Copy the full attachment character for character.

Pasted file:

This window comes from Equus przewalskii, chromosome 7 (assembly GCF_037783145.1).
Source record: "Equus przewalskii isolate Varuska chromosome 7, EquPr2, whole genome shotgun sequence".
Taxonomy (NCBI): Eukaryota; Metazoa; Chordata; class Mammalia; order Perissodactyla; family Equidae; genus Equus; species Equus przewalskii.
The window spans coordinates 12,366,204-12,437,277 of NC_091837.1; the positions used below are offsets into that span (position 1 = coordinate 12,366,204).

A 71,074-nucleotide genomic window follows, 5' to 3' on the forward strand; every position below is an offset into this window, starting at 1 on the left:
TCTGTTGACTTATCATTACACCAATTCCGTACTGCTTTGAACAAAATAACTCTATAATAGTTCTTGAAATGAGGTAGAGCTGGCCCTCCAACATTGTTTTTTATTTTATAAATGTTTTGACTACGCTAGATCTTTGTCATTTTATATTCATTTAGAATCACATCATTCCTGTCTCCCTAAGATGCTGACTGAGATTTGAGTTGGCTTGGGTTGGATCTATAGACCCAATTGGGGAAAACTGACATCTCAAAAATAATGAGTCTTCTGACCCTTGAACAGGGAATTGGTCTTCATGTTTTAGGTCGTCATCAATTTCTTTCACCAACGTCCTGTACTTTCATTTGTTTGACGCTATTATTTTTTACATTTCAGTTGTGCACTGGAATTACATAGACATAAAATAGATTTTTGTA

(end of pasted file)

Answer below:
This window comes from Equus przewalskii, chromosome 7 (assembly GCF_037783145.1).
Source record: "Equus przewalskii isolate Varuska chromosome 7, EquPr2, whole genome shotgun sequence".
Taxonomy (NCBI): Eukaryota; Metazoa; Chordata; class Mammalia; order Perissodactyla; family Equidae; genus Equus; species Equus przewalskii.
The window spans coordinates 12,366,204-12,437,277 of NC_091837.1; the positions used below are offsets into that span (position 1 = coordinate 12,366,204).

A 71,074-nucleotide genomic window follows, 5' to 3' on the forward strand; every position below is an offset into this window, starting at 1 on the left:
TCTGTTGACTTATCATTACACCAATTCCGTACTGCTTTGAACAAAATAACTCTATAATAGTTCTTGAAATGAGGTAGAGCTGGCCCTCCAACATTGTTTTTTATTTTATAAATGTTTTGACTACGCTAGATCTTTGTCATTTTATATTCATTTAGAATCACATCATTCCTGTCTCCCTAAGATGCTGACTGAGATTTGAGTTGGCTTGGGTTGGATCTATAGACCCAATTGGGGAAAACTGACATCTCAAAAATAATGAGTCTTCTGACCCTTGAACAGGGAATTGGTCTTCATGTTTTAGGTCGTCATCAATTTCTTTCACCAACGTCCTGTACTTTCATTTGTTTGACGCTATTATTTTTTACATTTCAGTTGTGCACTGGAATTACATAGACATAAAATAGATTTTTGTA